No fireworks

Independence Day is at hand, but some of the festivities are out of reach for those who are dependent upon care givers. Heck, they’re out of reach for care givers, too, because we are dependent upon the elusive cooperation of the people in our care.

Take fireworks shows, for example.

4th of July 2011 Sioux Falls 031When Tim was working his second job at the hospital (that’s over, thank God! Will post on it some other time), there was a great spot to watch the 4th of July pyrotechnics. The top of a hospital parking ramp provided an expansive view which included the sky over the Fair Grounds to the north and a country club to the west, both of which had big fireworks shows.

You think that would be ideal for our autistic kid. No big crowd to overwhelm his senses; the bursts at enough of a distance that they aren’t too loud; heck, he gets to watch from the comfort of his own familiar family minivan.

But we live at a latitude where “twilight start time” means 9:30 pm in the summer. So the kid is well into his night meds and wanting his cozy bed.

Getting there early to secure a front spot means he’s cranky because he doesn’t have his videos or computer. (Our minivan is old enough that it’s not tricked out with all that stuff).

So we end up walking him around inside the hospital because he wants the A/C. No snacks or drinks brought along can appease him.

So we’ve given up on fireworks shows while he’s here at home with us. Maybe July 4th, 2015 will work. That’s during his 21st year, when he should be in a group home independent of us, and we will be totally empty nest, independent of the daily care giving.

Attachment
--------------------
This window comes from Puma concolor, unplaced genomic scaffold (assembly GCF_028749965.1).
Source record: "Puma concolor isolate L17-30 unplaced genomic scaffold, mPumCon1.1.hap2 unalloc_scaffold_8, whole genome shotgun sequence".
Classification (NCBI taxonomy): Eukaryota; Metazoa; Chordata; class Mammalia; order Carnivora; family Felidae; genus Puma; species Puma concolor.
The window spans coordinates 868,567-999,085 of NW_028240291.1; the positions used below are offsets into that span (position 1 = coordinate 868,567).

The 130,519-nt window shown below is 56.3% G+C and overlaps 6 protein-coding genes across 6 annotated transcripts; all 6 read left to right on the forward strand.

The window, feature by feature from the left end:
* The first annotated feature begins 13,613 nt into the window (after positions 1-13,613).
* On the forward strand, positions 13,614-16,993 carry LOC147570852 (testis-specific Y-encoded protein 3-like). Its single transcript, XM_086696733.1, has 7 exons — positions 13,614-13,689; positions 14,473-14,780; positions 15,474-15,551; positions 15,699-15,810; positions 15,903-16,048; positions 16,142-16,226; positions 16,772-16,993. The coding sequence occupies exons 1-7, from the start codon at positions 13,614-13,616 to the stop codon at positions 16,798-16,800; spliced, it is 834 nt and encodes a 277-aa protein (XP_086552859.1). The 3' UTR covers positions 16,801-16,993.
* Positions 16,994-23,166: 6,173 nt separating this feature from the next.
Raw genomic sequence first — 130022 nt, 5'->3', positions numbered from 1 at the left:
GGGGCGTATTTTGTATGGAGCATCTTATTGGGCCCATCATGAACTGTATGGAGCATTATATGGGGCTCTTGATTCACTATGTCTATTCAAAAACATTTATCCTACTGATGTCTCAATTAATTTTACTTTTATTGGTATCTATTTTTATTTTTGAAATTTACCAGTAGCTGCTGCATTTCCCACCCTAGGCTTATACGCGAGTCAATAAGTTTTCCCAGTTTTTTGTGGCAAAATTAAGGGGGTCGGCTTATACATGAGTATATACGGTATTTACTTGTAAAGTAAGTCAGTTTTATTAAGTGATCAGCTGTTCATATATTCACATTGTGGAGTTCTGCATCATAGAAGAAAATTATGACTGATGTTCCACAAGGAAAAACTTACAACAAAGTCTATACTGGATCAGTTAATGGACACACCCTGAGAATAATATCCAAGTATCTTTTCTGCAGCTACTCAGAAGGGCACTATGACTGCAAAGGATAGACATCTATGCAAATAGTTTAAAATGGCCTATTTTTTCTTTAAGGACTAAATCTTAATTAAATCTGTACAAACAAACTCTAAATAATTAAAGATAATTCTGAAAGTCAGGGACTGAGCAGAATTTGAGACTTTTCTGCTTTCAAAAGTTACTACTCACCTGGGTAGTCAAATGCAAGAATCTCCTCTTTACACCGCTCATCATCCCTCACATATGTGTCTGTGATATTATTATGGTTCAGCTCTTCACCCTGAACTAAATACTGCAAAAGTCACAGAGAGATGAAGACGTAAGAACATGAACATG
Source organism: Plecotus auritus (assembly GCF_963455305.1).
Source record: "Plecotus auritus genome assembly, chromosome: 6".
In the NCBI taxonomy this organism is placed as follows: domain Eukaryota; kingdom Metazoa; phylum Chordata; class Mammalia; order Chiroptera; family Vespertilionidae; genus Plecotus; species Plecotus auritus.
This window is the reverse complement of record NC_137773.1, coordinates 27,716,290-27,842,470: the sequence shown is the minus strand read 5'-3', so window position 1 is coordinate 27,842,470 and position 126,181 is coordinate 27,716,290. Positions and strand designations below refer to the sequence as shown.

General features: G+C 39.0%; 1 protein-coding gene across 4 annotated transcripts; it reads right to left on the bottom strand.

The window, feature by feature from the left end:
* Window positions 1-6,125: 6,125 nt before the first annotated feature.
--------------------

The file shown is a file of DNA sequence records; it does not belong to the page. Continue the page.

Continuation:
How about some of you? Do you have to skip parades, concerts, picnics, sports or other 4th of July traditions?

2 thoughts on “No fireworks

  1. Yep. We have two children, our son with Duchenne Muscular Dystrophy and our daughter with Down Syndrome. For many years, our son was very sensitive to noise. Since we live a block from the country club, which always has a fireworks display, we packed both kids (and the dog, who wasn’t crazy about fireworks, either) into the van and went several miles away to Baskin Robbins — ice cream helps mollify the lack of fireworks. Last year, my son was willing to watch the fireworks, so my wife took my daughter and the dog for ice cream. My son had a great time, and was really looking forward to it this year. But my wife, who just changed her own meds, had a blood pressure fluctuation and had to be hospitalized overnight. Since neither my daughter nor my dog has gotten over their fear of fireworks, we all packed into the van for ice cream — my son angry the whole time because now he was missing the fireworks. Sigh.

    • TC you’re clearly a husband & dad & care giver on multiple fronts. “Sigh” indeed! It is rotten for those of us of the male persuasion when we twist and bend to make a plan that will meet all the needs, and then watch it come apart. Big events like holidays make that sense of “there’s no fixing this” and “my best efforts aren’t enough” acute.

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